In a few weeks, there will be a mass exodus—we will hear the cheers and hosannas of tens of millions of children—as they race toward the exits, to waiting parents, bus drivers and crossing guards, at the end of the last day of school.
Many of these boys and girls will celebrate this occasion by filling their knapsacks with anything but textbooks, while their mothers and fathers stuff luggage and trunks with blankets, pillows and sheets, and cellphones and tablets, as well as boots, raincoats, umbrellas, jackets, and sneakers and socks.
A nation readies itself for sleepaway camp.
To the parents charged with organizing those suitcases, and among the ever-vigilant mothers making an inventory of their child's allergies and food restrictions, for the fathers collecting the medicines and ointments their son or daughter must take, with detailed instructions for a camp counselor to follow regarding dispensing each pill and powder, I offer this reminder: Do not forget to give your child the security he or she will need after you bid farewell, and make your way over the river and through the woods back onto the interstate; your station wagon, hybrid or SUV in a long queue of traffic, as other parents drive home from those camps in New Hampshire, Massachusetts and Vermont, or Michigan, Wisconsin and Minnesota.
Do not forget to give your child the protection he or she deserves, when exploring—and fighting the effects from—the great outdoors. Put every mosquito and pest on notice, and let every sufferer of exposure to poison ivy know that the feast is over; your child's skin is no longer a blood bank for insects, and a canvass for unwelcome vines, weeds and plants.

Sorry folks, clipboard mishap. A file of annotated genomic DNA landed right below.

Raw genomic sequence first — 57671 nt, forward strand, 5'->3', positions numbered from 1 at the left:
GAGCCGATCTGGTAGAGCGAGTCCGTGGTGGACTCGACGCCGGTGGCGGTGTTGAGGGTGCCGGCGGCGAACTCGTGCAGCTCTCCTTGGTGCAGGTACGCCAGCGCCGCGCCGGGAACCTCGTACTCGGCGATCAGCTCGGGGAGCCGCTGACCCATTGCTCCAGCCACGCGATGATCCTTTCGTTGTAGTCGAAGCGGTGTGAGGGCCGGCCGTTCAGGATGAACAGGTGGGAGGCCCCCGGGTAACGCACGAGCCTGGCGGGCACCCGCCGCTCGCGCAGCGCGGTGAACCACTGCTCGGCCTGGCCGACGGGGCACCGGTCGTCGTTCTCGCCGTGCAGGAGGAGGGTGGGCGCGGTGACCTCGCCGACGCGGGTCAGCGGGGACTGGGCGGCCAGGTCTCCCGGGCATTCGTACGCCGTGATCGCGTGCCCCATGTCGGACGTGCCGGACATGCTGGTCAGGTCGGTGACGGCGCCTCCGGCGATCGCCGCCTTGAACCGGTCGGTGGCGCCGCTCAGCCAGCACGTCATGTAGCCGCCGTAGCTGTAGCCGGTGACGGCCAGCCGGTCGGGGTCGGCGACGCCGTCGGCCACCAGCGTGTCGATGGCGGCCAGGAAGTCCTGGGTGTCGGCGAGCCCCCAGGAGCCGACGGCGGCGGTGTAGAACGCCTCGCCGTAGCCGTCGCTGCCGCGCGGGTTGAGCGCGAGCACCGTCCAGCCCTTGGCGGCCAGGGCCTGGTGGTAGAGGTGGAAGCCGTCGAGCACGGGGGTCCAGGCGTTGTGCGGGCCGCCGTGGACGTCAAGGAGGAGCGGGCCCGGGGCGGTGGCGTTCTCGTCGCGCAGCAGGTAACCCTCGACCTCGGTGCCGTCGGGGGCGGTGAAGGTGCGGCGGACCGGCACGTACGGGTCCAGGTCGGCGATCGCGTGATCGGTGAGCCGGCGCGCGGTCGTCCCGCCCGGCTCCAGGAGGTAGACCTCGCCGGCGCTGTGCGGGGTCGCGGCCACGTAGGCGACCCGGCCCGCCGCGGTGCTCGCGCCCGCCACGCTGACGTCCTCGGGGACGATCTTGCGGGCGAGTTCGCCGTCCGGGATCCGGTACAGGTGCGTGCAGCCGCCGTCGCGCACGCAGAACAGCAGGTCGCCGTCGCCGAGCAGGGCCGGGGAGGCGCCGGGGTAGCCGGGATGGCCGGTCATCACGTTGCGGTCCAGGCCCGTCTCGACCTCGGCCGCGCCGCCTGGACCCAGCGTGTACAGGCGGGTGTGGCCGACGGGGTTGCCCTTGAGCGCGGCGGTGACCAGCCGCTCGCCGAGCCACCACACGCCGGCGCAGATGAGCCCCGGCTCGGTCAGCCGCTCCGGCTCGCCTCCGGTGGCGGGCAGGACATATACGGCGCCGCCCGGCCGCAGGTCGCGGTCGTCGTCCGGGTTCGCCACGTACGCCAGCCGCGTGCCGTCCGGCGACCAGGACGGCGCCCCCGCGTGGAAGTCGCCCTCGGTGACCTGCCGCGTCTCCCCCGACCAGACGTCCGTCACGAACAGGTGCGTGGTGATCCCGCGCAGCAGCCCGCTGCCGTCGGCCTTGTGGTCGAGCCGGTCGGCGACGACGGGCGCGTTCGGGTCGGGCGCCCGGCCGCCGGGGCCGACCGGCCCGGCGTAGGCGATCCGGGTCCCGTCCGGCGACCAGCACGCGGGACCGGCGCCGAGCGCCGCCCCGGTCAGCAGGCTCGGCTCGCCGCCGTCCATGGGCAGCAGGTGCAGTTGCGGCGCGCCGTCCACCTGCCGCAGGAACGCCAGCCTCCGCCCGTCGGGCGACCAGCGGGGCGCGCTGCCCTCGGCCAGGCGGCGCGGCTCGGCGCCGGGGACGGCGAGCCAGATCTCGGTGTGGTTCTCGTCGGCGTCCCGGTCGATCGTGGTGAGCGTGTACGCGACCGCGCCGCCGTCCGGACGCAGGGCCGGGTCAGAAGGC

I issue this warning as the founder of Kiss My Itch Goodbye®, which is an organic means of alleviating the symptoms of chronic itch and irritated skin, because I know how serious this threat is; and I want children to enjoy their summer, outdoors, not inside a camp infirmary or an empty cabin while everyone else swims, sings, swings (from climbing ropes and hammocks) and savors those delicious s'mores.
I also want to save that child's skin from the scratches caused by the itching induced by so many pests. I want parents and camp counselors to know that we need not battle these things by waging war against the environment.
We can be green in our actions against poisonous greenery without emptying aerosol cans containing pesticides, harmful chemicals and toxic fumes.
The air our children breathe should be as pure as the perfumery of nature. The smell of dandelions and sycamore trees, the mist from a morning lake and the dew from wet grass—these are the smells to savor, not the clouds of bug sprays and makeshift smokestacks that make us cough and wince.
Let us rejoice in a summer of health and wellness, where every child is safe, every camper is secure and every parent is sound in the knowledge that we are free of any and all harsh repellents.
Let us rejoice, period.
Rejoice in this freedom, and revel in the benefits of organic foods, products and services.
The rewards are too great to ignore. WF
Posted on WholeFoodsMagazine.com 5/15/2015
This piece is not intended to be taken as medical advice. Speak to a healthcare provider to get more information about diabetes and any potential side effects.